Everything to Know about Connecticut Cannabis Legalization
Connecticut cannabis legalization has been signed into law by Governor Ned Lamont, setting the date for the law to take effect on July 1, 2021.
Connecticut joins 19 other states plus the District of Columbia in legalizing adult use recreational cannabis after the state legislature passed multiple revised versions of the Connecticut cannabis legalization bill, finally sitting at over 300 pages.
While Connecticut will follow in the steps of other states in regards to some popular aspects of cannabis legalization, such as expungement of criminal records for cannabis and setting up enforcement for intoxicated driving, they are also adding some of their own changes.
Cannabis may be officially legal in Connecticut starting July 1st, but that doesn’t mean dispensaries will be open by then, or that consumers will even be able to purchase cannabis legally. Here’s everything to know about what actually changes when Connecticut cannabis legalization takes effect on July 1st.
When Connecticut cannabis legalization takes effect
Cannabis legalization takes effect in Connecticut on July 1st, 2021. This means that all rules and regulations proposed in the legislation signed by the governor will be official on that date.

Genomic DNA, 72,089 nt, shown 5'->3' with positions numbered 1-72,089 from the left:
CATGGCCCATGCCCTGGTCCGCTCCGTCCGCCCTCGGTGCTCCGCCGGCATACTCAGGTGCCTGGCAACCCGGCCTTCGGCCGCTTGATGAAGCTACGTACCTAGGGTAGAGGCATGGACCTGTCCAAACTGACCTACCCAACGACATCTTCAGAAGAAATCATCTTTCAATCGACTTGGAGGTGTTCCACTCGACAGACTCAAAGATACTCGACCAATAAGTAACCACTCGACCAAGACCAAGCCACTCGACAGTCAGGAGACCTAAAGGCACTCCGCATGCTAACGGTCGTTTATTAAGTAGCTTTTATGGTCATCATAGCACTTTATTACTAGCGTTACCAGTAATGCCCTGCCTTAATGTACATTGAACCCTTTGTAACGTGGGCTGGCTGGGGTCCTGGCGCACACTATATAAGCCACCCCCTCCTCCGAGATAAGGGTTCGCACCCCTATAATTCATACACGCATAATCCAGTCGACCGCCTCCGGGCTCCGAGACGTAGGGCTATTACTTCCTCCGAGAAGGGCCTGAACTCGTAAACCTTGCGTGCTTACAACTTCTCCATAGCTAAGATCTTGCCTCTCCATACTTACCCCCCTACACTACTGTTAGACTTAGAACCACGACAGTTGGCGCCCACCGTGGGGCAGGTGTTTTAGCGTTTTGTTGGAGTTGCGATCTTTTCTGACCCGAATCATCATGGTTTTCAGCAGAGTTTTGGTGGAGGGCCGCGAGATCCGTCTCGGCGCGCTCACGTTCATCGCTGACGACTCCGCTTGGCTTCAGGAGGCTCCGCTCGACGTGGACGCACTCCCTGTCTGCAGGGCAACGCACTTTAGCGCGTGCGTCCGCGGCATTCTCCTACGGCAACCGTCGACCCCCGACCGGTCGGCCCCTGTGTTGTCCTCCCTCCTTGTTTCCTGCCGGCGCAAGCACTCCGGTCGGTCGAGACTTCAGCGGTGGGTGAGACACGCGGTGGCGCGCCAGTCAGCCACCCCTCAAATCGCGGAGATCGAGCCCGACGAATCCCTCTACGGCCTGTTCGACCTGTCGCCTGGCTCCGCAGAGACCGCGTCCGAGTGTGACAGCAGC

Cannabis possession limits
The new law will allow and individual to possess up to 1.5 ounces on their person, and up to 5 ounces in a locked container, glove box or trunk of a car.
Home growing is permitted in the Connecticut cannabis legalization bill, however it will not be allowed immediately. The bill says anyone 21 and older can grow up to six plants in their home (three mature and three immature plants) as of July 1, 2023. Households can grow no more than 12 cannabis plants at any given time.
In other words, while cannabis use and possession will be legal in 2021, home growing will not be allowed until 2023.
Smoking cannabis would generally not be allowed in places where cigarette smoke is already prohibited, including restaurants, health care facilities, state or municipal buildings and most workplaces.
The use of cannabis is banned in state parks, with $250 fines for offenders. Hotels are also required to prohibit guests from smoking cannabis, but they cannot ban possession and use of other forms of the drug in nonpublic areas. Cannabis use is illegal in motor vehicles by both drivers and passengers as well.
When dispensaries will open
The Connecticut cannabis legalization bill does not include a specific date in which dispensaries will be permitted to open. Legislators have said that May 2022 is the current deadline for allowing dispensaries to being operations. However due to the legislation being delayed and approved late in the legislative session, this deadline could end up being pushed further.
Connecticut cannabis business licensing
Business licensing for dispensaries or grow operations will be given out in a lottery system. Fees to enter the lottery for a license range from $250 for a food and beverage manufacturer or delivery license to $1,000 for a cultivator license.